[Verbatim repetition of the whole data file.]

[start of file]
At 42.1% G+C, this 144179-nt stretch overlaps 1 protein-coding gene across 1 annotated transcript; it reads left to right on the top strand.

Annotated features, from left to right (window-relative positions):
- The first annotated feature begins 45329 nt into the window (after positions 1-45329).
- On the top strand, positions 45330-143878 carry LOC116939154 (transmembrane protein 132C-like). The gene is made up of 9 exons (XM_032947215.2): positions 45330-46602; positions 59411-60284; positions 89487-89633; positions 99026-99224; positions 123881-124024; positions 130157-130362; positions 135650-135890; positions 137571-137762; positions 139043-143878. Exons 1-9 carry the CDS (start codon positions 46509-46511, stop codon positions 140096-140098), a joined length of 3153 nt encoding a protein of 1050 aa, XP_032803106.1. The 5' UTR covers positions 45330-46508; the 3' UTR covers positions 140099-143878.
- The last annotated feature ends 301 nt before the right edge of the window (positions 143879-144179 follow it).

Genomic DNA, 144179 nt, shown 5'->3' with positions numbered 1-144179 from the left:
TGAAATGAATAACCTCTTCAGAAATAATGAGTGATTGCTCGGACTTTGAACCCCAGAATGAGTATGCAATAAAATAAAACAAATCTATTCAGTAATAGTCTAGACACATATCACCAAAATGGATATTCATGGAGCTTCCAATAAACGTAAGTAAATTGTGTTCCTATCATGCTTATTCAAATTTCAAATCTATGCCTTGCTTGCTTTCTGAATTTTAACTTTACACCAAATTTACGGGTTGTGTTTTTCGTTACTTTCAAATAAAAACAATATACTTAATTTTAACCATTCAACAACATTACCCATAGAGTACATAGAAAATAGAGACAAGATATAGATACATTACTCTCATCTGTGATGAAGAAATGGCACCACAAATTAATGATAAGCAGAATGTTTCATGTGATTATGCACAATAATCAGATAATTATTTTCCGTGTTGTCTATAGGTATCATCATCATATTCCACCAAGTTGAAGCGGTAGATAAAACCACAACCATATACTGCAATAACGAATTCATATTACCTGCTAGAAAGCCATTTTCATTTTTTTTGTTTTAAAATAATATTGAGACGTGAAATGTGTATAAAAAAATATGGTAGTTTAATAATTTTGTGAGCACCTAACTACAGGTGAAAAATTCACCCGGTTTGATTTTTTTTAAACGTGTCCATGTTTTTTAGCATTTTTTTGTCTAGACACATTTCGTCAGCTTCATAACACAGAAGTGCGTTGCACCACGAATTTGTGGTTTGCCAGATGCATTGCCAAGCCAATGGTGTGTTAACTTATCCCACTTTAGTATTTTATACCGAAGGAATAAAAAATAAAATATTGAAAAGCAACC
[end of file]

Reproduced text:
At 42.1% G+C, this 144179-nt stretch overlaps 1 protein-coding gene across 1 annotated transcript; it reads left to right on the top strand.

Annotated features, from left to right (window-relative positions):
- The first annotated feature begins 45329 nt into the window (after positions 1-45329).
- On the top strand, positions 45330-143878 carry LOC116939154 (transmembrane protein 132C-like). The gene is made up of 9 exons (XM_032947215.2): positions 45330-46602; positions 59411-60284; positions 89487-89633; positions 99026-99224; positions 123881-124024; positions 130157-130362; positions 135650-135890; positions 137571-137762; positions 139043-143878. Exons 1-9 carry the CDS (start codon positions 46509-46511, stop codon positions 140096-140098), a joined length of 3153 nt encoding a protein of 1050 aa, XP_032803106.1. The 5' UTR covers positions 45330-46508; the 3' UTR covers positions 140099-143878.
- The last annotated feature ends 301 nt before the right edge of the window (positions 143879-144179 follow it).

Genomic DNA, 144179 nt, shown 5'->3' with positions numbered 1-144179 from the left:
TGAAATGAATAACCTCTTCAGAAATAATGAGTGATTGCTCGGACTTTGAACCCCAGAATGAGTATGCAATAAAATAAAACAAATCTATTCAGTAATAGTCTAGACACATATCACCAAAATGGATATTCATGGAGCTTCCAATAAACGTAAGTAAATTGTGTTCCTATCATGCTTATTCAAATTTCAAATCTATGCCTTGCTTGCTTTCTGAATTTTAACTTTACACCAAATTTACGGGTTGTGTTTTTCGTTACTTTCAAATAAAAACAATATACTTAATTTTAACCATTCAACAACATTACCCATAGAGTACATAGAAAATAGAGACAAGATATAGATACATTACTCTCATCTGTGATGAAGAAATGGCACCACAAATTAATGATAAGCAGAATGTTTCATGTGATTATGCACAATAATCAGATAATTATTTTCCGTGTTGTCTATAGGTATCATCATCATATTCCACCAAGTTGAAGCGGTAGATAAAACCACAACCATATACTGCAATAACGAATTCATATTACCTGCTAGAAAGCCATTTTCATTTTTTTTGTTTTAAAATAATATTGAGACGTGAAATGTGTATAAAAAAATATGGTAGTTTAATAATTTTGTGAGCACCTAACTACAGGTGAAAAATTCACCCGGTTTGATTTTTTTTAAACGTGTCCATGTTTTTTAGCATTTTTTTGTCTAGACACATTTCGTCAGCTTCATAACACAGAAGTGCGTTGCACCACGAATTTGTGGTTTGCCAGATGCATTGCCAAGCCAATGGTGTGTTAACTTATCCCACTTTAGTATTTTATACCGAAGGAATAAAAAATAAAATATTGAAAAGCAACC